MANY thanks to Tom Deignan for his generous mention of my part in the Great Irish Famine curriculum in his column “Beware Hunger for Government Reform” (April 27-May 4).
Credit really must go to Ann Garvey who, as president of the American Irish Teachers Association (AITA), had the idea to mark the 150th anniversary of the Great Irish Famine by teaching children about its importance. She contacted Congressman Joe Crowley about introducing legislation to make the Great Irish Famine a strand in the New York State Human Rights curriculum.
AITA advocated, Crowley took up the project, and the curriculum was on its way. The curriculum itself is 150 lessons that run to more than 1,000 pages of interactive and interdisciplinary lessons that provide instruction framed by the New York State learning standards.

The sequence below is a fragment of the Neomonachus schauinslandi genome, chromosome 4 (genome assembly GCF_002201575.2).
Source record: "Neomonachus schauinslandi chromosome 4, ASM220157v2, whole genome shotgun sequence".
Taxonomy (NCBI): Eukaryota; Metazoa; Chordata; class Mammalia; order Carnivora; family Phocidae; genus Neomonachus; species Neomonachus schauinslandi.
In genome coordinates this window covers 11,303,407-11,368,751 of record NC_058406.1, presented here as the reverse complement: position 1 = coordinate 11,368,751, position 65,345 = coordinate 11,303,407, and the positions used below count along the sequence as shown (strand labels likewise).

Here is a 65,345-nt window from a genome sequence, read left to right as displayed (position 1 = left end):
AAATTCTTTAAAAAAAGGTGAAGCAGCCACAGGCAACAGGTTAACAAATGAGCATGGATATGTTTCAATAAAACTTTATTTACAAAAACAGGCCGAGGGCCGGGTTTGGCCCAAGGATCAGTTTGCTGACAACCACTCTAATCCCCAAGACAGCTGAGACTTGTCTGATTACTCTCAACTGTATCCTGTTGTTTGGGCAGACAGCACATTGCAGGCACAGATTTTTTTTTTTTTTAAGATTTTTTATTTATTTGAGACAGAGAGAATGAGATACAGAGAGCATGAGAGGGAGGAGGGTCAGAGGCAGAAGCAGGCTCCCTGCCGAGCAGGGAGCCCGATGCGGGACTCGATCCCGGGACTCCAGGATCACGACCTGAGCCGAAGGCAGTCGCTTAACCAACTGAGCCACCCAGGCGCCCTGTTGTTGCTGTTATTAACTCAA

We not only teach it in New York, we have also taught its lessons in other states as well as in Ireland, Britain, Brazil, Argentina and Japan. In 2001, the curriculum won the National Council for the Social Studies Project Excellence Award.
Professor Maureen Murphy
Hempstead, New York
Moving to Ireland
After living in Ireland for almost one year, this is what I’ve learned